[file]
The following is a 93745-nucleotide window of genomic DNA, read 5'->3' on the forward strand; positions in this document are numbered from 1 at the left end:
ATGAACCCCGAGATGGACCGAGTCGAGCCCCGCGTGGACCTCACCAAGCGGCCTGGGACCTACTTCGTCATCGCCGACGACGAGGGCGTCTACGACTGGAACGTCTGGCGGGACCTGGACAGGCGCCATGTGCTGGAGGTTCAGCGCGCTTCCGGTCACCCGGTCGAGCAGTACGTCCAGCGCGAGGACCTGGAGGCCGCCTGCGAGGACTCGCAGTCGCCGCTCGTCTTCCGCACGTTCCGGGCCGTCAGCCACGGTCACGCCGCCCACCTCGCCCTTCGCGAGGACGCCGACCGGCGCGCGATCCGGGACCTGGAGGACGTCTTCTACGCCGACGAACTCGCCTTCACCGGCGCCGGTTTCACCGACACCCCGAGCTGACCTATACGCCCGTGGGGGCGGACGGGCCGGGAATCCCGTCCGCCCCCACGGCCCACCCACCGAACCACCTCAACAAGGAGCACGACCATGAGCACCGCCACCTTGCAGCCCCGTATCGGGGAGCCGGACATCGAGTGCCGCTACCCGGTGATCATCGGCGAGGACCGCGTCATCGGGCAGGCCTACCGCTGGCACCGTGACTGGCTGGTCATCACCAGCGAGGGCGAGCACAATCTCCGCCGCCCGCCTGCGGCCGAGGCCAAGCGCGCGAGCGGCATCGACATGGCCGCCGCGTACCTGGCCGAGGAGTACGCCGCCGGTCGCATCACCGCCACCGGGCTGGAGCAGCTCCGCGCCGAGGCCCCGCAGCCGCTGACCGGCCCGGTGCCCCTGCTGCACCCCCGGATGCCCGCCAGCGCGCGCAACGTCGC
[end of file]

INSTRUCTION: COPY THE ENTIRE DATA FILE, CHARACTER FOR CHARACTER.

The following is a 93745-nucleotide window of genomic DNA, read 5'->3' on the forward strand; positions in this document are numbered from 1 at the left end:
ATGAACCCCGAGATGGACCGAGTCGAGCCCCGCGTGGACCTCACCAAGCGGCCTGGGACCTACTTCGTCATCGCCGACGACGAGGGCGTCTACGACTGGAACGTCTGGCGGGACCTGGACAGGCGCCATGTGCTGGAGGTTCAGCGCGCTTCCGGTCACCCGGTCGAGCAGTACGTCCAGCGCGAGGACCTGGAGGCCGCCTGCGAGGACTCGCAGTCGCCGCTCGTCTTCCGCACGTTCCGGGCCGTCAGCCACGGTCACGCCGCCCACCTCGCCCTTCGCGAGGACGCCGACCGGCGCGCGATCCGGGACCTGGAGGACGTCTTCTACGCCGACGAACTCGCCTTCACCGGCGCCGGTTTCACCGACACCCCGAGCTGACCTATACGCCCGTGGGGGCGGACGGGCCGGGAATCCCGTCCGCCCCCACGGCCCACCCACCGAACCACCTCAACAAGGAGCACGACCATGAGCACCGCCACCTTGCAGCCCCGTATCGGGGAGCCGGACATCGAGTGCCGCTACCCGGTGATCATCGGCGAGGACCGCGTCATCGGGCAGGCCTACCGCTGGCACCGTGACTGGCTGGTCATCACCAGCGAGGGCGAGCACAATCTCCGCCGCCCGCCTGCGGCCGAGGCCAAGCGCGCGAGCGGCATCGACATGGCCGCCGCGTACCTGGCCGAGGAGTACGCCGCCGGTCGCATCACCGCCACCGGGCTGGAGCAGCTCCGCGCCGAGGCCCCGCAGCCGCTGACCGGCCCGGTGCCCCTGCTGCACCCCCGGATGCCCGCCAGCGCGCGCAACGTCGC